Nothing Rare About Chinese Rare Earths

The Washington Times reports, “U.S.’s Debtor Status Worsens Dramatically”, which I initially thought referred to a recent shopping trip made by my family, but which was not, as I deduced from the subhead “Foreigners hold 50 percent”, which wouldn’t make sense in a story where the central theme was the heartrending tale of “Man sits on curb crying his eyes out because a spendthrift wife and kids spend him into the poorhouse, whereupon he realizes in a flash of enlightenment that he will never get ahead, no matter how much he works, and he is re-evaluating his life and concluding, ‘What’s the freaking point, ya know what I mean?’”

Instead of this pathetic human-interest story, the Times reports that they come to this ugly “U.S.’s Debtor Status Worsens Dramatically” conclusion because the Commerce Department reported that “At the end of 2008, America’s net international investment position was minus $3.47 trillion. That represents the difference between the value of U.S. assets owned by foreigners ($23.36 trillion) and the value of foreign assets owned by Americans ($19.89 trillion).”

The net result is that “At the end of 2007, the U.S. net international investment position was minus $2.14 trillion. Thus, America’s net indebtedness with the rest of the world increased by $1.33 trillion, or 62 percent, during 2008”, which was, they say, “by far the biggest annual increase in data that go back to 1976.”

Well, I got a Hot Mogambo Bulletin (HMB) for these Times fellas, because during that same time the national debt was about $9.2 trillion at the end of 2007, and by the end of 2008 it was $10.7 trillion, for a gain of $1.5 trillion in SOMEBODY’S “net investment position”! Hahaha!

And Doug Noland of the Credit Bubble Bulletin reports, “Combined outstanding Treasury, GSE and MBS obligations surged $1.949 TN, or 15.3%, in 2008 to $14.709 TN.”

And perhaps it is this increase in foreigners’ “net investment positions” in dollar-denominated assets that is why, as Michael Kosares at reports, “China recently expressed its interest in purchasing $80 billion in gold (about 2600 tonnes).”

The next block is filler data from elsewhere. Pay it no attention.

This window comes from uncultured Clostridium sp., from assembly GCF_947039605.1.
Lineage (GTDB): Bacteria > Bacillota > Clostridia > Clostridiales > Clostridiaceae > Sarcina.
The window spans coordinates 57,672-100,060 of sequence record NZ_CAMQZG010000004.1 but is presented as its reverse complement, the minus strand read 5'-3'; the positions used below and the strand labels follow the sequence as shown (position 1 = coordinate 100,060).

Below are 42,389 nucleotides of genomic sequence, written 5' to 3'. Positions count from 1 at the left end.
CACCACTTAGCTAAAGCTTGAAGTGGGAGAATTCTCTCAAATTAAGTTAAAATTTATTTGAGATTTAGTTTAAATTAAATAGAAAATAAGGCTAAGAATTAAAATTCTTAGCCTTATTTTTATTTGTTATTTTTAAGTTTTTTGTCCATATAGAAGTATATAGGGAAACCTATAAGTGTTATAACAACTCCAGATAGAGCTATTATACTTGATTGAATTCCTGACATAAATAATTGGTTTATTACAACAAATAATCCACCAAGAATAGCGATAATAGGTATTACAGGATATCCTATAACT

Now, although I am a greedy guy who would love to be able to buy 2,600 tonnes of gold because I would be Set For Life (SFL), it is almost nothing in the Big Scheme Of Things (BSOT), and he notes that with “nearly $1.4 trillion in dollar-based assets, and almost $2 trillion in total reserves, $80 billion would consume a paltry 6% of China’s dollar reserves. At the same time 2600 tonnes translates to roughly one-third the U.S. gold reserve – a significant ambition by any measure.”

And if you think that the Chinese are bluffing, then it becomes hard to explain why although “China has quietly become the world’s leading gold producer”, it is also a fact that “most of that production never leaves China’s borders, but goes instead to the national reserves as a hedge against its currency holdings.”

This is where it becomes interesting, as “China, by the simple expedient of defending its own interest, accomplishes much for the gold mining industry as a whole. By posing as a gold buyer of last resort, ready, willing and able to scoop up any sizable offer, China may have very well put a floor under the market price”!

And it is not just gold, as Junior Mogambo Ranger (JMR) James R. sent an article titled “Chinese Strategic Plans; Control of the Supply of Rare Earth Metals” from the Contrarian Investor’s Journal.

The article says, “Rare earths are the 15 elements within the lanthanide series of the periodic table, plus the elements yttrium and scandium. The best known are lanthanum, cerium, neodymium, praseodymium, gadolinium, europium and samarium”, which I gotta tell ya, I never heard of any of them, but they have all kinds of important, specialized, strategic uses and blah, blah, blah, none of which I understand, and I would not be telling you about them now except that I am intrigued by the sentence “China is the largest producer of rare earths. In fact, it is said that China is the Saudi Arabia of rare earths.” Hmmm!

In fact, “While about 42% of worldwide rare earths resources are outside China, there are NO non-Chinese sites with any significant processing or refining capacity”, and it is likely to stay that way because although “Many people are looking at establishing alternative refineries and sources outside China”, they soon learn that “the investment is not necessarily a sound one because of the threat of price revenge by China. If new projects emerge, as they have recently in Malaysia and Australia, China could just drop its prices and force rivals out of business.”

This is, of course, predatory pricing, an illegal activity which is “an anti-competitive practice by monopolies to bankrupt their competitors by slashing price so much that everyone makes a loss. Since the loss-making monopoly will eventually outlast their loss-making competitors, it is only a matter of time until competition is eliminated and the monopoly can increase prices.”

This, then, is the kind of competitor that we face! And one that is keeping all its own gold and wants to buy more! Wow!

And you want to bravely face what looks like a developing gold standard yuan in the hands of ruthless, unrestrained Chinese competition with a fiat dollar in the hands of a corrupt, spendthrift American government and a Federal Reserve that thinks that creating more money and credit to reflate the bursting bubbles caused by creating too much money and credit is “prudent monetary policy”? Hahaha!

All I can tell you is that if you are not that brave, then forego those wistful, wishful ways, and buy gold, silver and oil, because that is what I am doing and I am not so brave as you!

The Daily Reckoning